Aquiline nose

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An "aquiline" nasal profile

An aquiline nose (also called a Roman nose) is a human nose with a prominent bridge, giving it the appearance of being curved or slightly bent. The word aquiline comes from the Latin word aquilinus ("eagle-like"), an allusion to the curved beak of an eagle.[1][2][3]

In racialist discourse

In racialist discourse, especially that of post-Enlightenment Western scientists and writers, a Roman nose has frequently been characterized as a marker of beauty and nobility, as in

Among Native Americans

The aquiline nose was deemed a distinctive feature of some Native American tribes, members of which often took their names after their own characteristic physical attributes (e.g. The Hook Nose).[2] In the depiction of Native Americans, for instance, an aquiline nose is one of the standard traits of the "noble warrior" type.[7] It is so important as a cultural marker, Renee Ann Cramer argued in Cash, Color, and Colonialism (2005), that tribes without such characteristics have found it difficult to receive "federal recognition" or "acknowledgement" from the US government, which is necessary to have a continuous government-to-government relationship with the United States.[8]

Among South Asian peoples

Among South Asian ethnic groups, the aquiline nose type is most common among the peoples of Afghanistan, Dardistan, Pakistan and Kashmir,[9][10] as well as a prominent feature in the Greco-Buddhist statuary of Gandhara (a region spanning the upper Indus and Kabul river valleys throughout northern Pakistan and Kashmir).[11] The ethnographer George Campbell, in his Ethnology of India, states that:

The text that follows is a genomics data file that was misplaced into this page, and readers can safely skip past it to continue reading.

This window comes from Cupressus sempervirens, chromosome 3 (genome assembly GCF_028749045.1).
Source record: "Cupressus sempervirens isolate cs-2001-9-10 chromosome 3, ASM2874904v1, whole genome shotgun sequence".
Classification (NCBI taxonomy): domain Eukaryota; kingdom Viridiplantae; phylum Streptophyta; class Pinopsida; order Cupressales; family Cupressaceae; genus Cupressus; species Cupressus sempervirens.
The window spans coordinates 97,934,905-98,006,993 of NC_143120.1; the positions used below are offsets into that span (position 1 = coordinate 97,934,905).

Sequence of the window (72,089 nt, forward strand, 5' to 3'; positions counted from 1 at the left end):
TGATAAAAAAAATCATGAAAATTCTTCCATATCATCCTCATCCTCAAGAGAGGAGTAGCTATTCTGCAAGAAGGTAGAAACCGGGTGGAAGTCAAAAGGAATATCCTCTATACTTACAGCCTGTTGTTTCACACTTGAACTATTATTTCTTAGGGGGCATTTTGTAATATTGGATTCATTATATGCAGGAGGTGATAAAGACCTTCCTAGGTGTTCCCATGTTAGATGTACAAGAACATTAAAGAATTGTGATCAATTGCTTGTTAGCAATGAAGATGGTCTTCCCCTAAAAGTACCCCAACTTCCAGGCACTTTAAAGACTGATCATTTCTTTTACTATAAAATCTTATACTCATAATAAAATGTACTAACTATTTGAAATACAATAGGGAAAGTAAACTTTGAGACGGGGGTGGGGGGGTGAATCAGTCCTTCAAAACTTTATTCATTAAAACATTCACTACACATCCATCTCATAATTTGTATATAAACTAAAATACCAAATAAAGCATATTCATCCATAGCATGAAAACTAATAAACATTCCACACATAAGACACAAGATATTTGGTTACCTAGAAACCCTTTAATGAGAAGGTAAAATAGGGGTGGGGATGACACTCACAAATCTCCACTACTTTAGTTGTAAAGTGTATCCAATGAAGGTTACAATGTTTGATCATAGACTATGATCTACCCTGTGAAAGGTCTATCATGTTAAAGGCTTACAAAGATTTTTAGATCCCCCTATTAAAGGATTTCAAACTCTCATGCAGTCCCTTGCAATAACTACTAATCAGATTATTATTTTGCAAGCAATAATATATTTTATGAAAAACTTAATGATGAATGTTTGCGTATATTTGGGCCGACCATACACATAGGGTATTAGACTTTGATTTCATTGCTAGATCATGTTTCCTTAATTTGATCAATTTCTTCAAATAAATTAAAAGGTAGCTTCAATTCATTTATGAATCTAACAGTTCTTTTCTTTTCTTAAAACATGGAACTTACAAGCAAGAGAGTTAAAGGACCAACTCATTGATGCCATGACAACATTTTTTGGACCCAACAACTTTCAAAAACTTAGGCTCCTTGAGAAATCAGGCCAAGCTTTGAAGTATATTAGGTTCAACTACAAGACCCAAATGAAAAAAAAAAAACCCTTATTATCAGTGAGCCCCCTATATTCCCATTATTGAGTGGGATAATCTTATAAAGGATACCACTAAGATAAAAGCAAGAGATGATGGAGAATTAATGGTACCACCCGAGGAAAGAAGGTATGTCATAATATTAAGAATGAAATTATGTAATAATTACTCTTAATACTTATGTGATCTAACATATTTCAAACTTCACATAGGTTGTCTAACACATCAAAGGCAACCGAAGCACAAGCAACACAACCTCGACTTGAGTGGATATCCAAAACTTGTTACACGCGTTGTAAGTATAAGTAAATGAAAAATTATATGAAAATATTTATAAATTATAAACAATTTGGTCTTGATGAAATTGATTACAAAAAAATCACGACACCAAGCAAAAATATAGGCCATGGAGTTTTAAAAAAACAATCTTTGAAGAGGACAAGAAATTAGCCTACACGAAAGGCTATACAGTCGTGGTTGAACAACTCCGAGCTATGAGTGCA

The high nose, slightly aquiline, is a common type [among Kashmiri Brahmins]. Raise a little the brow of a Greek statue and give the nose a small turn at the bony point in front of the bridge, so as to break the straightness of the line, you have the model type of this part of India, to be found both in living men and in the statues of the Peshawar Valley.[12]

See also


  1. ^ Cook, Eliza (1851). Eliza Cook's Journal. J. O. Clark. p. 381.
  2. ^ a b Fredriksen, John C. (1 January 2001). America's Military Adversaries: From Colonial Times to the Present. ABC-CLIO. p. 432. ISBN 978-1-57607-603-3. He matured into a powerfully built man, tall, muscular, with an aquiline profile that gave rise to the name Woquni, or “Hook Nose.” The whites translated this into the more familiar moniker of Roman Nose. In his early youth, Roman Nose ...
  3. ^ Neuman, Henry; Baretti, Giuseppe Marco Antonio (1827). Neuman and Baretti's Dictionary of the Spanish and English Languages: Spanish and English. Hilliard, Gray, Little, and Wilkins. p. 65. Aquiline, resembling an eagle; when applied to the nose, hooked.
  4. ^ Adams, Mikaëla M. (2009). "Savage Foes, Noble Warriors, and Frail Remnants: Florida Seminoles in the White Imagination, 1865-1934". The Florida Historical Quarterly. 87 (3): 404–35. JSTOR 20700234.
  5. ^ Jones, Prudence J. (2006). Cleopatra: A Sourcebook. U of Oklahoma P. p. 94. ISBN 9780806137414.
  6. ^ Cowling, Mary (1989). The Artist as Anthropologist: The Representation of Type and Character in Victorian Art. Cambridge. Cambridge UP. Quoted in McNees, Eleanor (2004). "Punch and the Pope: Three Decades of Anti-Catholic Caricature". Victorian Periodicals Review. 37 (1): 18–45. JSTOR 20083988.
  7. ^ Cramer, Renee Ann (2006). "The Common Sense of Anti-Indian Racism: Reactions to Mashantucket Pequot Success in Gaming and Acknowledgment". Law & Social Inquiry. 31 (2): 313–41. doi:10.1111/j.1747-4469.2006.00013.x. JSTOR 4092749.
  8. ^ McCulloch, Anne M. (2006). "Rev. of Cramer, Cash, Color, and Colonialism". Perspectives on Politics. 4 (1): 178–79. doi:10.1017/s1537592706430140. JSTOR 3688655.
  9. ^ Man in India. A. K. Bose. 1940.
  10. ^ Meyer, Johann Jakob (1971). Sexual Life in Ancient India: A Study in the Comparative History of Indian Culture. Motilal Banarsidass Publ. ISBN 9788120806382.
  11. ^ Bamzai, P. N. K. (1994). Culture and Political History of Kashmir. M.D. Publications Pvt. Ltd. ISBN 9788185880310.
  12. ^ Kaw, M. K. (2001). Kashmiri Pandits: Looking to the Future. APH Publishing. ISBN 9788176482363.

Further reading

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